Gini coefficient

A summary measure of income inequality. It is equal to zero in the case of total income equality and equal to one in the case of total inequality. The more unequal the income distribution, the larger the value of the Gini coefficient.

Household income from work

Refers to the sum of income received by employed members of the household from employment and business. However, it does not include the income of domestic workers. Monthly household income from work includes one-twelfth of the annual bonus. Data on household income from work refer to household income from work before accounting for Government transfers and taxes, unless stated otherwise. As the income data pertain to income from work, the coverage of households is based on resident employed households. Data on household income are based on the sample of households surveyed in the June Comprehensive Labour Force Surveys conducted by the Ministry of Manpower every year, except for 2000, 2005, 2010 and 2020 which are based on the Censuses of Population and the mid-decade General Household Survey. The income estimates are based on income as reported by survey respondents and augmented with administrative data.

Household income from work per household member

Refers to the household income from work divided by the total number of members in the household. For example, if there is one person in a household of four who is employed, his income is divided by four to derive the income per household member. This takes into account the different sizes of households in each group and enables analysis of changes in household income, adjusted for changes in household size over time.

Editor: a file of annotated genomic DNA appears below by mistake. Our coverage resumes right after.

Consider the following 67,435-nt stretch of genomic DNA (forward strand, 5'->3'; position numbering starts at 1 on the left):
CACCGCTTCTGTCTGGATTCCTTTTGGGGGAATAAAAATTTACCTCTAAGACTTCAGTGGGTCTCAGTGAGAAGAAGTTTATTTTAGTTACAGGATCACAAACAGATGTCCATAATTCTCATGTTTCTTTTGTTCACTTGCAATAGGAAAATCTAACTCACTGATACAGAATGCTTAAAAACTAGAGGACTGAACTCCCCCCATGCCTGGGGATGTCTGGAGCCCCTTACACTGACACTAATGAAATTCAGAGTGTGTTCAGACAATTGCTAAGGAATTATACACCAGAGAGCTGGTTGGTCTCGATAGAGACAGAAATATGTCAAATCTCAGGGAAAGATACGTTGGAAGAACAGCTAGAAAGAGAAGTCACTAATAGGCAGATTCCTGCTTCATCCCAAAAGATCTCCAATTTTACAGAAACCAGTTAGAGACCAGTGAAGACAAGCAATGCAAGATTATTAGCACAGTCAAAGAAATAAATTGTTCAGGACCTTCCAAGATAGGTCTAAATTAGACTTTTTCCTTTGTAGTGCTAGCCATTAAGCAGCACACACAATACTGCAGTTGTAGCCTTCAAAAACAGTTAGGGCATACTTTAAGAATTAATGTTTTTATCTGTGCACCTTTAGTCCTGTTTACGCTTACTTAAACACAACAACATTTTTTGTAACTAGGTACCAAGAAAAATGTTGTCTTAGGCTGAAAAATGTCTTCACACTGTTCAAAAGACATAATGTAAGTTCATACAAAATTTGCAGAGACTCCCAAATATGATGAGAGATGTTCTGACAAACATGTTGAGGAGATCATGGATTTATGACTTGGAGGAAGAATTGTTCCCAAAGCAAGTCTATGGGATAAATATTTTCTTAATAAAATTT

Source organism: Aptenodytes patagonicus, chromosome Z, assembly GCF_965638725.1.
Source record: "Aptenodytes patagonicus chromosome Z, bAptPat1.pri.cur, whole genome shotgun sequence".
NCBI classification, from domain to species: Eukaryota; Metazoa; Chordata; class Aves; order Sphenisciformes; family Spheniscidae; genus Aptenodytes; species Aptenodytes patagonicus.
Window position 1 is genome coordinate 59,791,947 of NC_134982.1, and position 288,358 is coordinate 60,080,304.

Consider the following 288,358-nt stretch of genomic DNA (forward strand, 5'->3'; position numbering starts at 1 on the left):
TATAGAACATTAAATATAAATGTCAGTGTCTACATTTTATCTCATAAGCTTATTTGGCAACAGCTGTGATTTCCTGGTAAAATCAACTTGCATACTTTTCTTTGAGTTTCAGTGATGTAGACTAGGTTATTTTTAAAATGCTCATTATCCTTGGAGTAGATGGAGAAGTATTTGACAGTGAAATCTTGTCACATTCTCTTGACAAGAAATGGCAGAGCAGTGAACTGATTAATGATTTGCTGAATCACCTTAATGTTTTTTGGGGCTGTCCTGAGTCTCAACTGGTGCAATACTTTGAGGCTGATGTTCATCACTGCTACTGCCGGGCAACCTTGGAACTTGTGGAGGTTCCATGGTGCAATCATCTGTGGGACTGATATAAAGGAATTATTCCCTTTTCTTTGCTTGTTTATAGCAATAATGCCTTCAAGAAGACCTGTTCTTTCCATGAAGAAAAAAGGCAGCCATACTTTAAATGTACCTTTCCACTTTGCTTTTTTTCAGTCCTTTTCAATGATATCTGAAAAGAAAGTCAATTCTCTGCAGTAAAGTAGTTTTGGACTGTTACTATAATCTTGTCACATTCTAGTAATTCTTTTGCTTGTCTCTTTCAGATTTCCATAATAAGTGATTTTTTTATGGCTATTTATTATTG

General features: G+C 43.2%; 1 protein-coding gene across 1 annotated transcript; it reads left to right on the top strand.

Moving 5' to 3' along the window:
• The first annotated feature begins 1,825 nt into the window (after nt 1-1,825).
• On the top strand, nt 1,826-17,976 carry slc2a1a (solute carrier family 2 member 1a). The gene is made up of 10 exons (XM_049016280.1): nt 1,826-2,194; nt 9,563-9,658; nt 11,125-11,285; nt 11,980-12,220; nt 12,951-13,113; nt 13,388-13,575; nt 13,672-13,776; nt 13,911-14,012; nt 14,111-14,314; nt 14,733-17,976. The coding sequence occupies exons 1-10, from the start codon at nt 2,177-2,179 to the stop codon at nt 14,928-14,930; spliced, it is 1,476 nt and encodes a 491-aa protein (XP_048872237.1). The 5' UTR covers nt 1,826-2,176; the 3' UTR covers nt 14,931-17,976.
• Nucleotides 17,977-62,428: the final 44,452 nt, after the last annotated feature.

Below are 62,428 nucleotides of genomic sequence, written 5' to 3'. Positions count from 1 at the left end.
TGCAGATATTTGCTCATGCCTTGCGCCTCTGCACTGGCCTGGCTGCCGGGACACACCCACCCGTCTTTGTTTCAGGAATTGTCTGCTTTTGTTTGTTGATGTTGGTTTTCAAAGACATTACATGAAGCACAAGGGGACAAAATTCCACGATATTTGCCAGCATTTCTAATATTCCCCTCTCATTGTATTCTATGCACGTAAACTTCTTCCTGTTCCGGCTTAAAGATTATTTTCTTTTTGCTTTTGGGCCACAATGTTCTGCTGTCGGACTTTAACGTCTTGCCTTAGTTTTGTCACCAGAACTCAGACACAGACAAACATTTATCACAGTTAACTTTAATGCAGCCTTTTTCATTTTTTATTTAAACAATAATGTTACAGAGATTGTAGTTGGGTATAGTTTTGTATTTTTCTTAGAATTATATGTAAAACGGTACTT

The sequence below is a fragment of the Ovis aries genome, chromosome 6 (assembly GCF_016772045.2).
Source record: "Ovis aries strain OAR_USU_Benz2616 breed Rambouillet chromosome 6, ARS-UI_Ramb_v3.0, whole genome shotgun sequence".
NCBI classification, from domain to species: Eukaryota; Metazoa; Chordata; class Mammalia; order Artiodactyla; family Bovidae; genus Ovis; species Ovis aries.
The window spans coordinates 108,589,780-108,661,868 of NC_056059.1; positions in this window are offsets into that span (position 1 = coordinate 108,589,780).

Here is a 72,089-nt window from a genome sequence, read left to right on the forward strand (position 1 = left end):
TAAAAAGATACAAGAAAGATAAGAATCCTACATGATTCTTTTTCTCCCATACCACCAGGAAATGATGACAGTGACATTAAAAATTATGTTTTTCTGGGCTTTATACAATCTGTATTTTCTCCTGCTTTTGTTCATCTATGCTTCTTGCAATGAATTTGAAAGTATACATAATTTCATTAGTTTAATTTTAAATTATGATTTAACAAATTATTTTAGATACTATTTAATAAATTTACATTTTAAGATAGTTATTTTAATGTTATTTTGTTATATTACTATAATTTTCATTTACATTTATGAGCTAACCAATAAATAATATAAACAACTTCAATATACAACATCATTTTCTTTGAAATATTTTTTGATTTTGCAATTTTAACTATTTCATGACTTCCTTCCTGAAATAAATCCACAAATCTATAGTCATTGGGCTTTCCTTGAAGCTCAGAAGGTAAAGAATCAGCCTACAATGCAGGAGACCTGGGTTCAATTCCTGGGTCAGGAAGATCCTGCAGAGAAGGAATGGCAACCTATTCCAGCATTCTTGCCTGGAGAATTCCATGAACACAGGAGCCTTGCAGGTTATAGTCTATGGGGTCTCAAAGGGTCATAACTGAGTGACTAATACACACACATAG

Household size

Refers to the total number of members in the household, including domestic workers.

Median Household income

Refers to the household income in the middle of the income distribution, i.e. half of the households have higher income than the median household income and half have lower income than the median household income.

Percentile ratio

A measure of the spread of incomes across the population. P90 refers to the income level at the 90th percentile. P10 refers to the income level at the 10th percentile.

Resident employed household

Refers to a resident household with at least one employed person.

Resident household

Refers to a household where the household reference person is a Singapore citizen or permanent resident.


Refers to the tenure status of the household with respect to the dwelling in which the household members live in. “Owner-Occupied” refers to a household where the household reference person and/or any other member(s) in the household owns the dwelling unit. This includes those which are fully paid-up as well as those with outstanding housing loans. “Rented” refers to a household where the household reference person and/or any other member(s) in the household rents whole or part of the dwelling unit.

Type of Goods and Services

Expenditure by the type of goods and services are classified according to the Singapore Classification of Individual Consumption according to purpose (SCOICOP). In line with the principles of the United Nations (UN) COICOP, the SCOICOP categorises consumption expenditures according to their primary “functions” or “purposes”. Broad divisions include:

  • "Food & Non-Alcoholic Beverages",
  • "Food Serving Services",
  • "Housing & Utilities",
  • "Health",
  • "Transport",
  • "Communication" etc.